During late summer and autumn you’ll see these colourful little flowers pop up: asters. Or, as I would like to call them, the daisies of autumn.
I never encountered these beauties whilst living in the Netherlands, but as soon as I moved to the UK I began to notice these flowers. Varying from deep purple to light pink, they really do stand out when nature is slowly but surely preparing for autumn.
They do look a bit like daisies. There are lots of species and varieties of asters out there, but the main two encountered asters are the New England Aster (Symphyotrichum novae-angliae) and the New York Aster (S. novi-belgii). Asters are also known as Starworts, Michaelmas Daisies, or Frost Flowers.
I have some beautiful asters in the border in front of my house and it attracts lots of white butterflies and bees, “providing the pollinators with an important late-season supply of nectar” (source).
How to recognise Aster
Asters have starry-shaped flower heads that range in colour from white to blue to purple. The heart of the flower is bright yellow to orange. The leaves are divided into slips and are usually bright green, but they can be brownish too. The plant itself is a sturdy clump that can grow up to two metres! (source)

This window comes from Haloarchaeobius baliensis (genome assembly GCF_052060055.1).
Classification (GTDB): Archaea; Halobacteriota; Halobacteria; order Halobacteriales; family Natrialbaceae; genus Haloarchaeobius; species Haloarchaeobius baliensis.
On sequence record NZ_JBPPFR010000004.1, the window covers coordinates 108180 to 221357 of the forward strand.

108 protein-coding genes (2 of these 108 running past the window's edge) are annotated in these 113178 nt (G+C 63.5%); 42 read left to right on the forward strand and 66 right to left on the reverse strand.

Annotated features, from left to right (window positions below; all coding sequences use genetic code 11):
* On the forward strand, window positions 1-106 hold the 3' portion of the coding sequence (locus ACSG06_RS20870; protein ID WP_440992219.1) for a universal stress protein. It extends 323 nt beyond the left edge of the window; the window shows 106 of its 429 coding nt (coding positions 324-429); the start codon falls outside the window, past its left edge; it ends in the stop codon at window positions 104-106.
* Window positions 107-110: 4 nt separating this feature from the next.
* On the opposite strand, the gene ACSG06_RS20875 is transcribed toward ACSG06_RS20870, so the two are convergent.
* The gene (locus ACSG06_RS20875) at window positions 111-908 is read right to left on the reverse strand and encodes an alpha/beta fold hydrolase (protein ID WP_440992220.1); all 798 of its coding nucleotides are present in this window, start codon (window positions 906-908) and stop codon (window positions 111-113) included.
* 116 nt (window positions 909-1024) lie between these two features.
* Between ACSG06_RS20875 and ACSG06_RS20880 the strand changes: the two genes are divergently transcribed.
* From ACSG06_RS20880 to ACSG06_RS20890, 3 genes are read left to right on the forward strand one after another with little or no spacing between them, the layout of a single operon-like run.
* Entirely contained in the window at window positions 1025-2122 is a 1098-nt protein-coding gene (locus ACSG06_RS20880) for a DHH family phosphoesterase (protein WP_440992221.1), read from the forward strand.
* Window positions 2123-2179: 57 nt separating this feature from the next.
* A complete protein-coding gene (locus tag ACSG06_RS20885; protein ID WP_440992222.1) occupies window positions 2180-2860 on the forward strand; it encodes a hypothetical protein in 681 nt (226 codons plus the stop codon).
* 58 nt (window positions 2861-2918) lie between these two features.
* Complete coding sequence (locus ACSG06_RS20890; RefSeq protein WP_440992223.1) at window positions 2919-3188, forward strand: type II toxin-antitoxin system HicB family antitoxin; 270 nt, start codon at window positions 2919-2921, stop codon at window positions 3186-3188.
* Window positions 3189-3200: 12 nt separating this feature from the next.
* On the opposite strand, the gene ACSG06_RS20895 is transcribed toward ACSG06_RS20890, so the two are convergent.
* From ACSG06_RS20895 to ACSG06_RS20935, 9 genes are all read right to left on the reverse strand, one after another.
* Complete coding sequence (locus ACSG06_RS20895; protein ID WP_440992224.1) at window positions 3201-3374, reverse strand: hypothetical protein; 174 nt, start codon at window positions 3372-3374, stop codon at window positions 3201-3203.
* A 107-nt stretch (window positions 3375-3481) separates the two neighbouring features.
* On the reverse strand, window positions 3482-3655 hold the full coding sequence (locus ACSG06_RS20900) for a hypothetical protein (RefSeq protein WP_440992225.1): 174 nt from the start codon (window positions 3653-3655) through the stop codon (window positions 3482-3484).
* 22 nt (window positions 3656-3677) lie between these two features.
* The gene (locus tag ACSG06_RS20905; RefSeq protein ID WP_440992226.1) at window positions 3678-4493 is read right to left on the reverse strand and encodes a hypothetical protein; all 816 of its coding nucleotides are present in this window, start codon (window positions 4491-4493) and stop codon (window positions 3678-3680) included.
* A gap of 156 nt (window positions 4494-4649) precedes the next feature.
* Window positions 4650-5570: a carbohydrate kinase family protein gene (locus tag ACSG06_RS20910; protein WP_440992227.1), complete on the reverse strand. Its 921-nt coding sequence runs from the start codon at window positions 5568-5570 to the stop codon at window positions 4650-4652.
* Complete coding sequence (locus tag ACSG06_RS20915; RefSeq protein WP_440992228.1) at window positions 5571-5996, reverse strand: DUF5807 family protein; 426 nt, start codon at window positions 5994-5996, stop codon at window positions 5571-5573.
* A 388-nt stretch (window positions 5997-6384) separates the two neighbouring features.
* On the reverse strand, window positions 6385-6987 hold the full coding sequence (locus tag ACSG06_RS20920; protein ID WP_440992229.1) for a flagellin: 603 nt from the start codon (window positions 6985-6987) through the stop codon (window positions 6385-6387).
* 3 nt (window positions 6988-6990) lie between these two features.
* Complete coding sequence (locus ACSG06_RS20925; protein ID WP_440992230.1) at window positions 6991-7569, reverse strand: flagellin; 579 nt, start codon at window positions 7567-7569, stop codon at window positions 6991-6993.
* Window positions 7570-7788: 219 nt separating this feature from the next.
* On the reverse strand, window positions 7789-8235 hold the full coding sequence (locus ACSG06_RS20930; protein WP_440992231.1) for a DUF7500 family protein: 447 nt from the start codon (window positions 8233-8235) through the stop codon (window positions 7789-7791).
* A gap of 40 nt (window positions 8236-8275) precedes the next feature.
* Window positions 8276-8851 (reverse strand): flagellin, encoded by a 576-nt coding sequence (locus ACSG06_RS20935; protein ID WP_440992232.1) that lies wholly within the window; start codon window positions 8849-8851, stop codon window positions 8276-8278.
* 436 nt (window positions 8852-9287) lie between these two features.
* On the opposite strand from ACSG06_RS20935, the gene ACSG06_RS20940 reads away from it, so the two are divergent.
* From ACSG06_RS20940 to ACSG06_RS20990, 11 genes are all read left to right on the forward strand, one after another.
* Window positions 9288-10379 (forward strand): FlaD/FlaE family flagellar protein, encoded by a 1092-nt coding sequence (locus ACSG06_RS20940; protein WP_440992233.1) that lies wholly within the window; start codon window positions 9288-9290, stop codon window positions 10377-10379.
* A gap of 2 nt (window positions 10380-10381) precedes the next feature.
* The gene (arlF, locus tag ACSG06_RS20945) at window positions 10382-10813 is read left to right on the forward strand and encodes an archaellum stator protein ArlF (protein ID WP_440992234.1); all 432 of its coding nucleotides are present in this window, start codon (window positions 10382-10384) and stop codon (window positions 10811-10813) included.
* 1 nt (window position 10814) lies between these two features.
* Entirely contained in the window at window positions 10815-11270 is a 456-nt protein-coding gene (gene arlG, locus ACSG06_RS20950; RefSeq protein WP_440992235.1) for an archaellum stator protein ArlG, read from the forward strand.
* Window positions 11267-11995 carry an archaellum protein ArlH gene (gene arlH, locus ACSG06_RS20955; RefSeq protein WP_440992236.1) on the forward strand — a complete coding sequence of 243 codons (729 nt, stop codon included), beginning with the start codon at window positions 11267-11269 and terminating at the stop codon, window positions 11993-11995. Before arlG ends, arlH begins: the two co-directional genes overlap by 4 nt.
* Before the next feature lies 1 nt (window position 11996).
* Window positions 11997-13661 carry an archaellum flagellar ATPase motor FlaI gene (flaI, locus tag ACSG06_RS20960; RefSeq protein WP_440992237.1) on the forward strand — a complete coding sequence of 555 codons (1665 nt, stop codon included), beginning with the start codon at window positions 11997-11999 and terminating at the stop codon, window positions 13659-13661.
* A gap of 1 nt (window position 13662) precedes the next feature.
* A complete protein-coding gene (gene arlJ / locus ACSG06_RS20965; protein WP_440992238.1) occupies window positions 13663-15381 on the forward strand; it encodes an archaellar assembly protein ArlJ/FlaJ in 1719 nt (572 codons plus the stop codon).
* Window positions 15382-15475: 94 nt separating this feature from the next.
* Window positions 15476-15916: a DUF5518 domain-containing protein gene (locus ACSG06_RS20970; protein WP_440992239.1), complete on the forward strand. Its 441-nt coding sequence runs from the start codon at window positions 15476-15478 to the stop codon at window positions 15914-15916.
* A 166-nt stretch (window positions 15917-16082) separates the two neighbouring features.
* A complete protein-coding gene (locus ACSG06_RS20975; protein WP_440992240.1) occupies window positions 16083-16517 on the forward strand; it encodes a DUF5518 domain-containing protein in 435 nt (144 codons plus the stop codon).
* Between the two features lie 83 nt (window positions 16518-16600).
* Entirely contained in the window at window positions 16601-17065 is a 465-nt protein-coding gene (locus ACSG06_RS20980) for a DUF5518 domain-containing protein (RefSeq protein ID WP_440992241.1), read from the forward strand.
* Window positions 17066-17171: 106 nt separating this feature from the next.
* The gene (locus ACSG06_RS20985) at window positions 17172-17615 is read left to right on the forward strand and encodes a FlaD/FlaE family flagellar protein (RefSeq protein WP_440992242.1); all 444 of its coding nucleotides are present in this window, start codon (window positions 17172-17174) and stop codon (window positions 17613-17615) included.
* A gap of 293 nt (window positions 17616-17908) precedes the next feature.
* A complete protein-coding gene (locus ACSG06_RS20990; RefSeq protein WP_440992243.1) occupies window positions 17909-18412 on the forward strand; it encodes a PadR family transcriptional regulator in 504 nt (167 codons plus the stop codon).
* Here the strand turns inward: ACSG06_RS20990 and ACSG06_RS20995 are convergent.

How to use Aster
Traditionally the aster root has been used for centuries in Chinese medicine, but the leaves and flowers of asters are edible, too. Either dried or fresh, the flowers and leaves of the Aster plant can be eaten. However, they are most commonly used nowadays in herbal teas, fresh in salads, or used as garnish. It has several health benefits and has traditionally been used in the treatment of weak skin, pain, fevers and diarrhea (source). However, it is slightly astringent on the tongue, which means it can leave your mouth feel dry.
Honestly, I haven’t picked any asters yet for personal use as I just enjoy watching the butterflies and bees land on the flowers. If you want to read more about picking wild flowers, read this article.